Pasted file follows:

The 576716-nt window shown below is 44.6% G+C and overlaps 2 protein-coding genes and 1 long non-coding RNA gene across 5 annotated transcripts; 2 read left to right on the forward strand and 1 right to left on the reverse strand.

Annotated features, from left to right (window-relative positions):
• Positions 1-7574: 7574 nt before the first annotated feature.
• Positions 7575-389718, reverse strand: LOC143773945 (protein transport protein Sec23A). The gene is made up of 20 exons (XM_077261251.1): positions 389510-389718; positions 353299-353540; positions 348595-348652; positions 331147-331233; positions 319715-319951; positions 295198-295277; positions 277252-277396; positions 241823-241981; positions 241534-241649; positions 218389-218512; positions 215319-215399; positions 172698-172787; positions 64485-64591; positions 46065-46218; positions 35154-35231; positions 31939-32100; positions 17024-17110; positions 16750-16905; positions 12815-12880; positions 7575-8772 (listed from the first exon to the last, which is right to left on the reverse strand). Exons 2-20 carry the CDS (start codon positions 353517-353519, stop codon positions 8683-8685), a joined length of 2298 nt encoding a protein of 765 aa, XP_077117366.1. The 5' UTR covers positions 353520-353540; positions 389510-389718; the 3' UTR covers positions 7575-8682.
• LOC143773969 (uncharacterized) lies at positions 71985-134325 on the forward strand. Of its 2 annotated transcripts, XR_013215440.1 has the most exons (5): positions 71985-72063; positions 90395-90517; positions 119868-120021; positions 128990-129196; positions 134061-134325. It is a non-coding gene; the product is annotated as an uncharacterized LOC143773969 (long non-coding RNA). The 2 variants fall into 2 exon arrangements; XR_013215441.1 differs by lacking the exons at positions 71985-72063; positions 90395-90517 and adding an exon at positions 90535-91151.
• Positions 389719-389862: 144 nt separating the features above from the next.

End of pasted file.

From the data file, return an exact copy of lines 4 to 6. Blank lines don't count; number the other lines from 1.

• Positions 7575-389718, reverse strand: LOC143773945 (protein transport protein Sec23A). The gene is made up of 20 exons (XM_077261251.1): positions 389510-389718; positions 353299-353540; positions 348595-348652; positions 331147-331233; positions 319715-319951; positions 295198-295277; positions 277252-277396; positions 241823-241981; positions 241534-241649; positions 218389-218512; positions 215319-215399; positions 172698-172787; positions 64485-64591; positions 46065-46218; positions 35154-35231; positions 31939-32100; positions 17024-17110; positions 16750-16905; positions 12815-12880; positions 7575-8772 (listed from the first exon to the last, which is right to left on the reverse strand). Exons 2-20 carry the CDS (start codon positions 353517-353519, stop codon positions 8683-8685), a joined length of 2298 nt encoding a protein of 765 aa, XP_077117366.1. The 5' UTR covers positions 353520-353540; positions 389510-389718; the 3' UTR covers positions 7575-8682.
• LOC143773969 (uncharacterized) lies at positions 71985-134325 on the forward strand. Of its 2 annotated transcripts, XR_013215440.1 has the most exons (5): positions 71985-72063; positions 90395-90517; positions 119868-120021; positions 128990-129196; positions 134061-134325. It is a non-coding gene; the product is annotated as an uncharacterized LOC143773969 (long non-coding RNA). The 2 variants fall into 2 exon arrangements; XR_013215441.1 differs by lacking the exons at positions 71985-72063; positions 90395-90517 and adding an exon at positions 90535-91151.
• Positions 389719-389862: 144 nt separating the features above from the next.